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After a successful inaugural year, The Sound of the Year Awards returned in 2021/22. A celebration of everyday sound in all its forms, the awards are presented by The Museum of Sound in partnership with The New BBC Radiophonic Workshop and others.

The awards aim to highlight the rapidly-growing international community of sound professionals and enthusiasts as the value of good sound, listening, and healthy sonic environments are becoming recognised as a vital part of our lives.

Quiet Mark was delighted this year when our CEO & CoFounder, Poppy Szkiler was invited to join the esteemed panel of judges. Quiet Mark was also the official partner of a brand new category for 2021, 'Best Sound Innovation in Everyday Life': ‘Recognising a new technology, appliance or technique made public in the last year that has improved the sound of something experienced in everyday life’.

In our latest episode of The Quiet Mark Podcast, we speak with Manchester based Sound Artist, Hayley Suviste, Lead Producer of The Sound of The Year Awards, to find out more about this year's awards. Our host, Simon Gosling, also enjoys a global conversation with the category winner, Justin Wiggan in Cornwall UK, and Runners Up, Fanis Maragkos in Athens, Greece and Yui Onodera in Tokyo, Japan, to find out more about their fascinating, innovative and timely entries and the stories behind them.

Haley is a sound artist based in Manchester who uses her music to explore community and culture. “I came onto the Sound of the Year Awards in 2020, just helping on social media at the start, and the responsibilities kept growing. It was also just a pleasure to work with companies like Quiet Mark who are super forthcoming and gave your all into the partnership and getting people involved which helped grow the awards - we had double the submissions this year in comparison to last! So these partnerships definitely helped to reach out to more people and spread the word”.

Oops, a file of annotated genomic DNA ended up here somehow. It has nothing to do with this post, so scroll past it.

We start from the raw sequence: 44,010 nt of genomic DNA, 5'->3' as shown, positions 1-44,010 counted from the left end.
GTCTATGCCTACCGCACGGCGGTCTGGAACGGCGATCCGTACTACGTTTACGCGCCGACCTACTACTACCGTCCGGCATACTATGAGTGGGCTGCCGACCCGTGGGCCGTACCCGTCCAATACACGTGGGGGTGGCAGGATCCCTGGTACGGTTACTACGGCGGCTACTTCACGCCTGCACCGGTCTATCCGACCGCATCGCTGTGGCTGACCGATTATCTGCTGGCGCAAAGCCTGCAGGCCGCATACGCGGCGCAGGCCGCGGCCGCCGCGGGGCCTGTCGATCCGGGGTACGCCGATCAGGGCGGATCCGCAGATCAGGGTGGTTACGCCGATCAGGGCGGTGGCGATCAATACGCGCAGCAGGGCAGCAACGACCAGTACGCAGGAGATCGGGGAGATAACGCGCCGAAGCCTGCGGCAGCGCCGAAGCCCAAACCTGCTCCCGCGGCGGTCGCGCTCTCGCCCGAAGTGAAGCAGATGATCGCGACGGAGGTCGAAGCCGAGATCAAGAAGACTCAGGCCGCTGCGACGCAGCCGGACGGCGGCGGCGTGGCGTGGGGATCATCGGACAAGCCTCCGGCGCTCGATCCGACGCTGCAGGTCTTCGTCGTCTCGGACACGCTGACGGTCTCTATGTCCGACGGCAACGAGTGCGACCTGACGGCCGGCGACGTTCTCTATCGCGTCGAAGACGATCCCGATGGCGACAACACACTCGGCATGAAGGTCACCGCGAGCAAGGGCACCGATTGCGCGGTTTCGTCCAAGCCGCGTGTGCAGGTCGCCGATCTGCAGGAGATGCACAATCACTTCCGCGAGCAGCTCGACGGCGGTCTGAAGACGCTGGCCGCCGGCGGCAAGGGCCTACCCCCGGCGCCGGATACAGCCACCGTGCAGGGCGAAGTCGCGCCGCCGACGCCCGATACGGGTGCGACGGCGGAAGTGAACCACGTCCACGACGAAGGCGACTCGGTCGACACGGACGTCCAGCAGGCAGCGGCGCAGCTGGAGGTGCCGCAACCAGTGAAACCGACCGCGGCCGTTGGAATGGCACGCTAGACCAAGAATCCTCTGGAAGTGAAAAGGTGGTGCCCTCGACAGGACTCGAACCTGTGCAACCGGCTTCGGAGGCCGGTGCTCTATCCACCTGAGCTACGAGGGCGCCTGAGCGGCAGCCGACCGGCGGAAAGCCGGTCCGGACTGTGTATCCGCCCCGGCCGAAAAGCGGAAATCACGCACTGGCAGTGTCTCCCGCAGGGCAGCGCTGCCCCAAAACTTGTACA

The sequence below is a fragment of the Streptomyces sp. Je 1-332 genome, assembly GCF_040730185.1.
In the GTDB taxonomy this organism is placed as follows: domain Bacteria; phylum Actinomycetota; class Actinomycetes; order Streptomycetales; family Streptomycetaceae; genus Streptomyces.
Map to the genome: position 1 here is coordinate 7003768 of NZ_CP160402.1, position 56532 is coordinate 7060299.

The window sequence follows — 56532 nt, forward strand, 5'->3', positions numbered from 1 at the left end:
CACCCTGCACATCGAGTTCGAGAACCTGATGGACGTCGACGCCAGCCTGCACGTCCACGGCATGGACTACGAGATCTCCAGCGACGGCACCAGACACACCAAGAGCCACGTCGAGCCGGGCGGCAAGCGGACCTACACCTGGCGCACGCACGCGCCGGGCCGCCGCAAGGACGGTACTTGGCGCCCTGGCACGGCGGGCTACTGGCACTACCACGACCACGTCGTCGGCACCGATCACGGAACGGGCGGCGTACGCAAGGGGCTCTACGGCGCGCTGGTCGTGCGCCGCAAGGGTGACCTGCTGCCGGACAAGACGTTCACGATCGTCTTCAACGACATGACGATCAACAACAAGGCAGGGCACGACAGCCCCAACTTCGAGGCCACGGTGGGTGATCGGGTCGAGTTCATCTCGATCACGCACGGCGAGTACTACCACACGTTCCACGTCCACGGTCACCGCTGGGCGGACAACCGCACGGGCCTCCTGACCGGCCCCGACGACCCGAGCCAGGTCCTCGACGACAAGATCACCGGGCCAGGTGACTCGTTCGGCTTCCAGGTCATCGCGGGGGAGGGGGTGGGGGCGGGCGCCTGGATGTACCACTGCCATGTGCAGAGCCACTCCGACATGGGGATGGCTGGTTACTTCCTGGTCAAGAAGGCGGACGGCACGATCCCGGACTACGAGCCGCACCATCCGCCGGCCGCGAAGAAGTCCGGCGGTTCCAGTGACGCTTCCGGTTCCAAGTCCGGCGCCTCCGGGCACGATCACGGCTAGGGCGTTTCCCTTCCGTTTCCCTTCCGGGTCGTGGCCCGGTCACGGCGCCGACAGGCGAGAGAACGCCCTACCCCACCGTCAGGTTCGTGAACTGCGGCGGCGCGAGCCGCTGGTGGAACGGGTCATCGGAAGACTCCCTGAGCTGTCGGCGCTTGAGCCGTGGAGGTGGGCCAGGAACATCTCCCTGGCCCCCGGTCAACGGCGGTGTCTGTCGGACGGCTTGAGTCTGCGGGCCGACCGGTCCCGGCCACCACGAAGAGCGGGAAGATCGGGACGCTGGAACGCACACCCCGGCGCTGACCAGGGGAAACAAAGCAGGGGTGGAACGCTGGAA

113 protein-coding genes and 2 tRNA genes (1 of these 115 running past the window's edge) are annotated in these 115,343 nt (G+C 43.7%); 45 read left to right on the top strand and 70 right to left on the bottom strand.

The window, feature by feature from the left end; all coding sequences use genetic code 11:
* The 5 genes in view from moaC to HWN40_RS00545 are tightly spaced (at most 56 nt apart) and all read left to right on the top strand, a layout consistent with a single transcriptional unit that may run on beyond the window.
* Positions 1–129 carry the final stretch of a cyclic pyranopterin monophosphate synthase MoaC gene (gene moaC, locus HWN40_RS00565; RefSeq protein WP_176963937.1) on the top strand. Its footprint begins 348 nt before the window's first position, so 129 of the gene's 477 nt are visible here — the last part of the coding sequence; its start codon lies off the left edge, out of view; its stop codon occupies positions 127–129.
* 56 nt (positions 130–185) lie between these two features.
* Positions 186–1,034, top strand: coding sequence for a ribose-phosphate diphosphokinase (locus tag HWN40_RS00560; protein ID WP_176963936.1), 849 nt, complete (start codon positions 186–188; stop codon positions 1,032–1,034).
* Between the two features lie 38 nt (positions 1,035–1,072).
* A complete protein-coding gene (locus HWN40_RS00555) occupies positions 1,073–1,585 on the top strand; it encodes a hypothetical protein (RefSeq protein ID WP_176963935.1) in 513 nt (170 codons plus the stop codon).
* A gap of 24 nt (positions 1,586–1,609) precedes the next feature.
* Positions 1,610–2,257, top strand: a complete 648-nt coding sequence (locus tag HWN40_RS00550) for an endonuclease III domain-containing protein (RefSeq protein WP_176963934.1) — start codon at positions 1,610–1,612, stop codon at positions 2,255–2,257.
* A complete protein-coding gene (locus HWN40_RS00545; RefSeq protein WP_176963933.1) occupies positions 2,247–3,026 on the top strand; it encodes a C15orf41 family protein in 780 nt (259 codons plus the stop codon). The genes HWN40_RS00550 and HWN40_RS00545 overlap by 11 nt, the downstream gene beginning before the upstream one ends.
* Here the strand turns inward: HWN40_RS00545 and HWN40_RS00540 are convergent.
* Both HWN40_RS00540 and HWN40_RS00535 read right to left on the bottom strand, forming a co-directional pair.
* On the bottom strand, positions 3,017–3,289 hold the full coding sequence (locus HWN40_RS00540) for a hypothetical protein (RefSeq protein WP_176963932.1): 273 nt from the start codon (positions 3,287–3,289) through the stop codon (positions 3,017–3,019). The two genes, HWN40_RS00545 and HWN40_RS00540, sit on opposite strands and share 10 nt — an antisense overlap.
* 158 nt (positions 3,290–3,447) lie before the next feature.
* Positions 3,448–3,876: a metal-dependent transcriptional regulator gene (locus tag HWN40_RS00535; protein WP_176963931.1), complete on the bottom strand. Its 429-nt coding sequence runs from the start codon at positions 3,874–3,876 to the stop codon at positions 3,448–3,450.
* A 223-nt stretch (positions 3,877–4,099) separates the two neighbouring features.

Haley also notified the relevancy of the awards and how the winners’ projects are so in tune with political issues with last year’s focus being Black Lives Matter and this year’s mental health and sustainability. “That’s been a great thing to witness over the past few years. The sounds the judges pick up as being the most prominent are politically charged and relevant to the modern world. From ‘clap for carers’ to sounds that affect mental health the sounds are all so relevant and the awards will keep these archives for years so we will be able to define eras by sound. I love that about the Sound of the Year Awards - it’s not about fancy equipment but rather authentic relevant sounds.”

Suviste also spoke about the global awareness and relevance of the awards, noting this year’s overall winner, ‘Bald Eagles and Wildfire Helicopters’ by Jacob Job, that encapsulated the sound of the effects of the global warming induced wildfires in Rocky Mountain National Park, USA. “For those who aren’t experiencing the immediate effects of global warming, such as us in the UK, to be able to listen to these recordings places us in situations which bring out more empathy than, say, a photo. We hope to build on these relationships, develop the categories and the archive for the future. I’m already excited for next year’s awards.” 

After thanking Haley for her introduction, we were lucky enough to have the winner of this year’s Best Sound Innovation in Everyday Life category, Just Wiggin from Cornwall, explain to us his fascinating project Echo Point. “Echo Point is a facilitation and exploration project turning our homes and workspaces into sonic safe spaces and allowing breathing and listening to make an impact. It came about as a conversation about coastal mental health and safety. I wanted to look into the issues and shocking figures surrounding suicide in Cornwall and the association with coastel areas. I wanted to design a soundscape which would reduce agitation and increase breathing and also extend dwell time so emergency services had more time to get to somebody. Covid naturally sparked this focus on mental health. We talk a lot about renewable energy but I’d argue that the mental health crisis is as drastic as the energy crisis in many ways - I wanted to create renewable mental health through sound.”